On this Earth Day I want to congratulate President Biden on his just-announced commitment to cut greenhouse gas emissions by 50 percent by 2030. While this is great news and a tangible goal, not to mention a welcome breath of fresh air following the change of administrations in January, we still have plenty of pressing environmental work to do at both the national and local level.
For one, the Biden administration and the federal government must cease the Trump administration’s destructive Border Wall building program that has devastated National Monuments, wilderness, and private property in the extraordinarily wild, rugged areas across our southern border since 2017.
And while Earth Day is a cause for celebration as we acknowledge the strides our nation has made in the preservation of wilderness and wildlife, and in ensuring enforceable clean air and water policy, here in San Diego we’re fighting a two-front battle against our climate emergency in the form of rising sea levels and increased, more unpredictable wildfires.
As we continue to fill our seas with plastic and our sky with exhaust, we San Diegans must double down on moving critical environmental policy forward – and ensure any policy passed in San Diego also advances our city’s landmark Climate Action Plan. We are not without challenges.
- Our city’s Climate Action Plan, revolutionary at the time in was adopted in 2016, has been plagued by the use of fudged numbers on greenhouse gas emissions from trucks to express progress on implementing the plan.
- While San Diegans agree they want to preserve our urban forest, last month healthy pepper trees over 110 years old were cut down over the objections of neighbors in Kensington. Other city trees have also been needlessly cut down over the years over the objections of neighbors and outside arborists.
- Our city has a Multiple Species Conservation Plan (MSCP) that specifically preserves native habitats for species and conservation, in part as mitigation from previous development. But City Hall seems to consider these lands available for use in a bizarre new parks system that substitutes a point system for actual acreage.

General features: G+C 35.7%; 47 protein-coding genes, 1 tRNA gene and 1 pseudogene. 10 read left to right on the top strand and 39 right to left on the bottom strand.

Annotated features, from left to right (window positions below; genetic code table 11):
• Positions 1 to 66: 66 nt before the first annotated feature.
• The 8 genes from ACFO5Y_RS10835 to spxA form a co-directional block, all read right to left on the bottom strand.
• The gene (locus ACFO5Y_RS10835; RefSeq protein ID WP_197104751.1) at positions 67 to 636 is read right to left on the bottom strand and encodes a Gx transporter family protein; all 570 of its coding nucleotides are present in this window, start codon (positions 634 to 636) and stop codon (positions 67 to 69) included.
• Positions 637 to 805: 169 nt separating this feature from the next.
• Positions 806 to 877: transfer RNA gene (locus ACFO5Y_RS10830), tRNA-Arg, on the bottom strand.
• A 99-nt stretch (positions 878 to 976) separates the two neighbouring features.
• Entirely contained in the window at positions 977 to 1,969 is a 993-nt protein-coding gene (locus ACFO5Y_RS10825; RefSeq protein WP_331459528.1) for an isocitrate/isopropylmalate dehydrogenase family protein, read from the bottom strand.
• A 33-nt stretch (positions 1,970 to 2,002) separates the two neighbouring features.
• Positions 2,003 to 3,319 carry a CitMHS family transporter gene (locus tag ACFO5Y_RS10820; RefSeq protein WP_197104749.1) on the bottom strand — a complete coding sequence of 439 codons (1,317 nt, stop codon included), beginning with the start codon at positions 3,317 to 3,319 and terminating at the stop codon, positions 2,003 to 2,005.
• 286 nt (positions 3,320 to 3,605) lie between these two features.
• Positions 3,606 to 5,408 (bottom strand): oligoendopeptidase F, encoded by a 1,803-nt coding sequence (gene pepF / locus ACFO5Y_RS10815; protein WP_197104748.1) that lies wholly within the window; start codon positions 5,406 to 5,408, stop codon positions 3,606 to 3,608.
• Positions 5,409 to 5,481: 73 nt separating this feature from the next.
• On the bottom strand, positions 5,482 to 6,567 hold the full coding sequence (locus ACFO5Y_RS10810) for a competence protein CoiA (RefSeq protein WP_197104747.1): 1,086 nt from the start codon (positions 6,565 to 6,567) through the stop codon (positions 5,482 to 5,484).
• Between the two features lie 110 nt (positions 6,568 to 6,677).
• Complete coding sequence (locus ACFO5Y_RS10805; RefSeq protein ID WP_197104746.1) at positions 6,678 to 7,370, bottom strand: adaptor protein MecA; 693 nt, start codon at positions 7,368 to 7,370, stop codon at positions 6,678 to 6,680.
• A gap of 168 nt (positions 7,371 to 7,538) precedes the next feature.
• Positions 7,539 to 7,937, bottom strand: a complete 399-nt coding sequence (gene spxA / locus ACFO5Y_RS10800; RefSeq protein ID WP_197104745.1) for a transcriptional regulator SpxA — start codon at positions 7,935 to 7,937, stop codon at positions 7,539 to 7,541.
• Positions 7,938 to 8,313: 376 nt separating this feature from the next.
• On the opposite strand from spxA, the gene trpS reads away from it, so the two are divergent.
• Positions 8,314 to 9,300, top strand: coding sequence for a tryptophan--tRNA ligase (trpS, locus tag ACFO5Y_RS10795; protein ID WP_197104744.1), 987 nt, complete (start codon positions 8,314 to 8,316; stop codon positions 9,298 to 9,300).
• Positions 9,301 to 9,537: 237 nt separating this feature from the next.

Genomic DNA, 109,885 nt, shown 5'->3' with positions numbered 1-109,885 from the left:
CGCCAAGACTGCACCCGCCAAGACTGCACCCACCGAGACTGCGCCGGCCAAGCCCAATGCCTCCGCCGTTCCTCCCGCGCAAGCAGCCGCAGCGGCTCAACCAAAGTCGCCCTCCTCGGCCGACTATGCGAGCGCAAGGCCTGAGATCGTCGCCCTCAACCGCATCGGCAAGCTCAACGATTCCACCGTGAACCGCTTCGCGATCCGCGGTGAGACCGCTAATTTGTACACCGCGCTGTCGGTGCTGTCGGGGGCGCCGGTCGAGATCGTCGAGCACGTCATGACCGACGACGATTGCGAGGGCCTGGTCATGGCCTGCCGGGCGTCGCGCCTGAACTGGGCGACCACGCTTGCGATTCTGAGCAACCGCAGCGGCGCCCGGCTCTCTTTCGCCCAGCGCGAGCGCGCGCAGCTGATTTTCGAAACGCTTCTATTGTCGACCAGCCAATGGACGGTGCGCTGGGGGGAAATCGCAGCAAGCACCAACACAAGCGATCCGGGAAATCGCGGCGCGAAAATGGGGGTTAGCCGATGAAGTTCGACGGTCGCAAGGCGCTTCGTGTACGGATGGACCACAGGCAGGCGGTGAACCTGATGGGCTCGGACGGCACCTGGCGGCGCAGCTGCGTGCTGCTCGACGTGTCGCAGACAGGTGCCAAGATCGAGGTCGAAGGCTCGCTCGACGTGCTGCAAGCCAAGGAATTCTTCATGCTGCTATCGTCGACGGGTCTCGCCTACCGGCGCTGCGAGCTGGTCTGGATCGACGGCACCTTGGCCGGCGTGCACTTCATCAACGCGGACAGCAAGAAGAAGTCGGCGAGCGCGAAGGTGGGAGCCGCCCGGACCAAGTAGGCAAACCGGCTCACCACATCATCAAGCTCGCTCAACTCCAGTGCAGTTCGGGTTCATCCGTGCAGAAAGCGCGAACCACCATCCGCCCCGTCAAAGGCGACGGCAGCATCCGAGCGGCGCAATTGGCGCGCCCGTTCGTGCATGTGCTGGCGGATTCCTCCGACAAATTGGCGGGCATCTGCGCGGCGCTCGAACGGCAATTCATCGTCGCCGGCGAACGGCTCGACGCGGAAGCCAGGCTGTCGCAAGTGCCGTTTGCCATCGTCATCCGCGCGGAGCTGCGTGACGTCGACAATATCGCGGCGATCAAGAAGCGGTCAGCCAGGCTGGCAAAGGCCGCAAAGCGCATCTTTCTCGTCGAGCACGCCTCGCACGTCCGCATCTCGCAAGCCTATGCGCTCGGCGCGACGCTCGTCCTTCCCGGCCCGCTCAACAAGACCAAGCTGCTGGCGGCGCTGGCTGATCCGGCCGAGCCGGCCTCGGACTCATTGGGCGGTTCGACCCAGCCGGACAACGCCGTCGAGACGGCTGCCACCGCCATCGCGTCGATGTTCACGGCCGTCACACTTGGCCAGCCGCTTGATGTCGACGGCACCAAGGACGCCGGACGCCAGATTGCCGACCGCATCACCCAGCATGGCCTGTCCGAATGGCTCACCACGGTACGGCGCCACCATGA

- And we have the ongoing sewage calamity in the Tijuana River Valley. What other area of the U.S. has a dilemma remotely on the scale of the poison our neighbors in the South Bay are exposed to in the air and water every day? With a visible plume of sewage that goes up to the county line, we all have a stake in this crisis, including the City of San Diego.
As a San Diego County Planning Commissioner, environmental leader, former Surfrider communications chair, co-founder of San Diego County Democrats for Environmental Action, and coordinator of the ReWild Mission Bay campaign, I’m ready to roll up my sleeves to lead the way finding solutions, build upon the work elected officials and agencies have already done, and support our allies in the Tijuana River Valley – site of by far the most overriding, overarching environmental crisis anywhere in our region.
But to get there, I need your support for my San Diego City Council campaign for District 6 today. We know the Republicans’ hand-picked successor will have all the resources the GOP can muster to hold District 6 – the last Republican seat on San Diego City Council. That’s why I need your help and support this Earth Day to fund our marathon campaign effort.
If you’ve already given, thank you. Please tell your friends and family to support our campaign for San Diego City Council, and add your name to our community endorsement list. While you’re at it, follow us on Facebook.